My other dilemma is that I disagree with one of the course instructors about the other assignment I have to grade this week. I didn't really like the structure of the assignment to begin with, and modified the instructions slightly for my students. I talked with many of my students at length about this assignment and I think some of them put a lot of work into it. Now I'm supposed to simply give them a grade but not return them to the students because the course instructor needs to submit their assignments for a grant. I know that most students at the end of the semester probably wouldn't do more than glance at comments anyways, but I feel like it belittles their work to not comment on it and return it to them. I could at least return photocopies with my comments or something.

Thursday, April 24, 2008

Good kind of day

Lots of good things happened today. First I presented a poster of my proposed research in our required class. I hadn't actually prepared what I wanted to say, so I stumbled over my words a bit more than I would've liked, but I think my classmates were generally interested in the topic and they asked good questions. Some hard questions that I didn't have the answers to (What's your control? Why don't you exclude all of the critters and see what happens then?). It was good to receive feedback from people who don't spend all their time thinking about critters and/or their impacts. Their questions and suggestions will be useful for writing my proposal which is due next week.

I got my paper back from Herb's class (this one). I wasn't thrilled with it when I turned it in, but I got an excellent grade and he wants to post it as an example! This made me happy.

This evening I went to the museum to schmooze with some rich museum supporters, and received the excellent news that my proposal for Grant E will be funded! Yay! Leo told me my proposal was ranked highly for scientific merit so it was likely to be funded, but it's great to know now for sure.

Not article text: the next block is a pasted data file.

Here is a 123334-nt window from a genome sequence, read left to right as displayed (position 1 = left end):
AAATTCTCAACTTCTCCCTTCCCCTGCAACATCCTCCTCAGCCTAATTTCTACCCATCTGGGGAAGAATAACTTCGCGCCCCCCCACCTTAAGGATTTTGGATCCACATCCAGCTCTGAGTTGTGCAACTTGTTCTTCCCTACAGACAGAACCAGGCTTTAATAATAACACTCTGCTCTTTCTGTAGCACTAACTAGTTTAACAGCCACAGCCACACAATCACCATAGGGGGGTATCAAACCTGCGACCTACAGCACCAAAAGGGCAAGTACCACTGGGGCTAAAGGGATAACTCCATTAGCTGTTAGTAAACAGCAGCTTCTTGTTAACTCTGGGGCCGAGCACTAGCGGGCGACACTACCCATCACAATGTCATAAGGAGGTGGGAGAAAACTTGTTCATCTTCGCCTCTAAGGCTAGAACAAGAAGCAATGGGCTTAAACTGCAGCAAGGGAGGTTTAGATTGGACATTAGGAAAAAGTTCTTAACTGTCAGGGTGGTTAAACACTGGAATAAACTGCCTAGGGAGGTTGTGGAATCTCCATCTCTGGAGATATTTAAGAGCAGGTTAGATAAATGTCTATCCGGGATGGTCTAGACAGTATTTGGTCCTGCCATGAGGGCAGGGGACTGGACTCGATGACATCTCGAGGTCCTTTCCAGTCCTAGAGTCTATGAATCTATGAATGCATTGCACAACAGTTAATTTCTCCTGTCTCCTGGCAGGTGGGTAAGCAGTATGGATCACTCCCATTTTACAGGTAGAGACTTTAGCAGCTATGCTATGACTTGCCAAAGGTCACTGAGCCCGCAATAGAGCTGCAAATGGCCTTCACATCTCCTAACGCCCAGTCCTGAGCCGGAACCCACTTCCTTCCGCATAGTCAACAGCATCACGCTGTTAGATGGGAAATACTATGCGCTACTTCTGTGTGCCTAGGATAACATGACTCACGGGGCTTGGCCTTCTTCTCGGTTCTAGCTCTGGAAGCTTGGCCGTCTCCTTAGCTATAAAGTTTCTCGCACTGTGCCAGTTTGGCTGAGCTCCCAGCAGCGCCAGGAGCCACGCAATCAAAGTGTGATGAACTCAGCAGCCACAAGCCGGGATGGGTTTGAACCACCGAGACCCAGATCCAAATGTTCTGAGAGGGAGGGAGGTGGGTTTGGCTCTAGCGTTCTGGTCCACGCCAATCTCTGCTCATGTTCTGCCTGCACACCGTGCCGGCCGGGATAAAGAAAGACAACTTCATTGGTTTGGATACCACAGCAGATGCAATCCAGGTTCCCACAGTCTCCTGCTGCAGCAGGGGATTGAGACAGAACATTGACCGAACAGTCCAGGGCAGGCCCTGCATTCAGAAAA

Tuesday, April 22, 2008

Happy Earth Day!

This week I'm going to encourage my students to recycle by giving them postage-paid envelopes to send their old cell phones and other small electronics to be recycled. This week's lab is topical because we're talking about loss of biodiversity. I think almost every student will have something to recycle, and I hope it will encourage them to think about the life cycle of the products they buy and the impact their production and disposal has on biodiversity.

Happy Earth Day everyone!

Monday, April 21, 2008

The last place you look

I had to find my yellow fever vaccination card tonight. Of course things are always in the last place you look, but often it seems like you find them in the last possible place you could look.

Tonight we literally took apart the office to find my yellow fever card because tomorrow I have a doctor's appointment to get ready to go, and if I can't find the card I might have to get re-vaccinated. Jon's makeshift desk is mostly supported by five boxes full of books and miscellaneous papers. I knew the the card had to be somewhere in one of those five boxes. The first four boxes had nothing even remotely close. As soon as I opened the fifth box, I had a feeling it would be in there. This box contained various letters, photos, notebooks, and miscellany from the three big trips I did during college. The last time I needed my yellow fever card was when I studied abroad in college, so I had a hunch it was in there somewhere. I cursed when I got to the bottom of the box because I still hadn't found it. But then as I started putting things back in, I realized there was an envelope I hadn't checked yet. Lo and behold- there is was among ticket stubs, receipts, and business cards.